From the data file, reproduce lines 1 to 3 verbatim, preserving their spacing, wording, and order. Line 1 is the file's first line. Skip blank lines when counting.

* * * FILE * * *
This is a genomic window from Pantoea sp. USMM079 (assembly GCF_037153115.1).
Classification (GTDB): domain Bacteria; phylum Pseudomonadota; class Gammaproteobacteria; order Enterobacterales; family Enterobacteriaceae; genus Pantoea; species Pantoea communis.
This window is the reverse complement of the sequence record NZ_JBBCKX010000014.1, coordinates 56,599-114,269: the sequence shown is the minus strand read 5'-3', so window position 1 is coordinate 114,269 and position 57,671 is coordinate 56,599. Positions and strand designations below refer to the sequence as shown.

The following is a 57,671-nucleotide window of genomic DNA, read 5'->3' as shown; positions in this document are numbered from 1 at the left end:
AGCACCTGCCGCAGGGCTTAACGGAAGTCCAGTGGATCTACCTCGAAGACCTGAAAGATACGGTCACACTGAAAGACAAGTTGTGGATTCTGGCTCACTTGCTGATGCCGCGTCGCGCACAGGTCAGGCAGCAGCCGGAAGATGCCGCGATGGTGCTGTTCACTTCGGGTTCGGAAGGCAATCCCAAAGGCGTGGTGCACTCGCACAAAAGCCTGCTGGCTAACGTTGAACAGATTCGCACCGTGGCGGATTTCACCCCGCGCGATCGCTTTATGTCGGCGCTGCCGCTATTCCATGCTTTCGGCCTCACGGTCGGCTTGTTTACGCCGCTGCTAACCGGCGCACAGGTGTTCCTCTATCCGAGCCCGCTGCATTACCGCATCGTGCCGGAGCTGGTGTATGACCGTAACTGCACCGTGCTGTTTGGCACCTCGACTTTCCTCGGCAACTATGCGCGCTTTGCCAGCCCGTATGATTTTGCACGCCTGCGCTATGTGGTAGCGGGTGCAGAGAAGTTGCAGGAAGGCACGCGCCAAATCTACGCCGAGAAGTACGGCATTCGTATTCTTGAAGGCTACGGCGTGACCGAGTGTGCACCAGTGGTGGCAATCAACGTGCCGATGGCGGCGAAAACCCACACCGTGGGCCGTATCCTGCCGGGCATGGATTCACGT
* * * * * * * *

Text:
This is a genomic window from Pantoea sp. USMM079 (assembly GCF_037153115.1).
Classification (GTDB): domain Bacteria; phylum Pseudomonadota; class Gammaproteobacteria; order Enterobacterales; family Enterobacteriaceae; genus Pantoea; species Pantoea communis.
This window is the reverse complement of the sequence record NZ_JBBCKX010000014.1, coordinates 56,599-114,269: the sequence shown is the minus strand read 5'-3', so window position 1 is coordinate 114,269 and position 57,671 is coordinate 56,599. Positions and strand designations below refer to the sequence as shown.